And, according to several metrics, Orbán has addressed some of these dire economic realities. As of 2018, when he was elected for a third time, Hungary’s official unemployment figures and government debt had fallen, its credit rating had improved and its budget deficit had been approximately halved.
Any economic gains have not come without a high political price, though. Since Orbán became prime minister, he and his party have chipped away at Hungarian democracy, pushing through a series of significant constitutional and legislative changes that have expanded his control of many of the country’s independent institutions — including its judiciary.
More recently, his government “has moved to institute policies that hamper the operations of opposition groups, journalists, universities, and nongovernmental organizations (NGOs) who criticize it or whose perspectives it otherwise finds unfavorable,” says a Freedom House analysis. Though once a highly-rated democracy, according to the latest Freedom House rankings Hungary is now classified as partly free — and stands to drop further in the rankings if it continues on its current course.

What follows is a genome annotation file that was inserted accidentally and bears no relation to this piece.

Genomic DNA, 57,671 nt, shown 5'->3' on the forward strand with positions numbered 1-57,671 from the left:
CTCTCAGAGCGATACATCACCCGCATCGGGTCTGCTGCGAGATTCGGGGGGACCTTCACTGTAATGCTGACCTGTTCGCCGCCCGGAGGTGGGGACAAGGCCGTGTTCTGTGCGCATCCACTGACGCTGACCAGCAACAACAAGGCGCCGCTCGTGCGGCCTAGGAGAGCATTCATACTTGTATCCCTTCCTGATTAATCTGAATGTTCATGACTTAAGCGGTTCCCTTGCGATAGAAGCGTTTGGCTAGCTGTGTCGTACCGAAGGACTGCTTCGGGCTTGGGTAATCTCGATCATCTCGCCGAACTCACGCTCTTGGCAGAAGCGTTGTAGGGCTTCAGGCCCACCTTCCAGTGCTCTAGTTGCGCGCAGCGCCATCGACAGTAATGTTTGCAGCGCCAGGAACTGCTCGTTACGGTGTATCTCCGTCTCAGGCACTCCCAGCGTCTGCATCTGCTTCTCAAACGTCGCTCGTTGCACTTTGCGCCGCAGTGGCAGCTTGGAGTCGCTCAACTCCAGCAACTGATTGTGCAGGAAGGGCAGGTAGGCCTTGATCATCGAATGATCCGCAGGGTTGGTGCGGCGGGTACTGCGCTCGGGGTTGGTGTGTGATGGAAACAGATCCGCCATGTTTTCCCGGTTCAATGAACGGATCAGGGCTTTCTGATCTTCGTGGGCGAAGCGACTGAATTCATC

The threat of misinformation
Dissatisfaction with the status quo isn’t the only factor undermining democracies today. Abramowitz explains there have been dramatic changes in our “information environment.” In the early days of the internet and social media, activists were quite adept at using new information technologies to serve their democratic causes. But, in recent years, dictators and those who aspire to be them have learned how to use these technologies to serve their political agendas.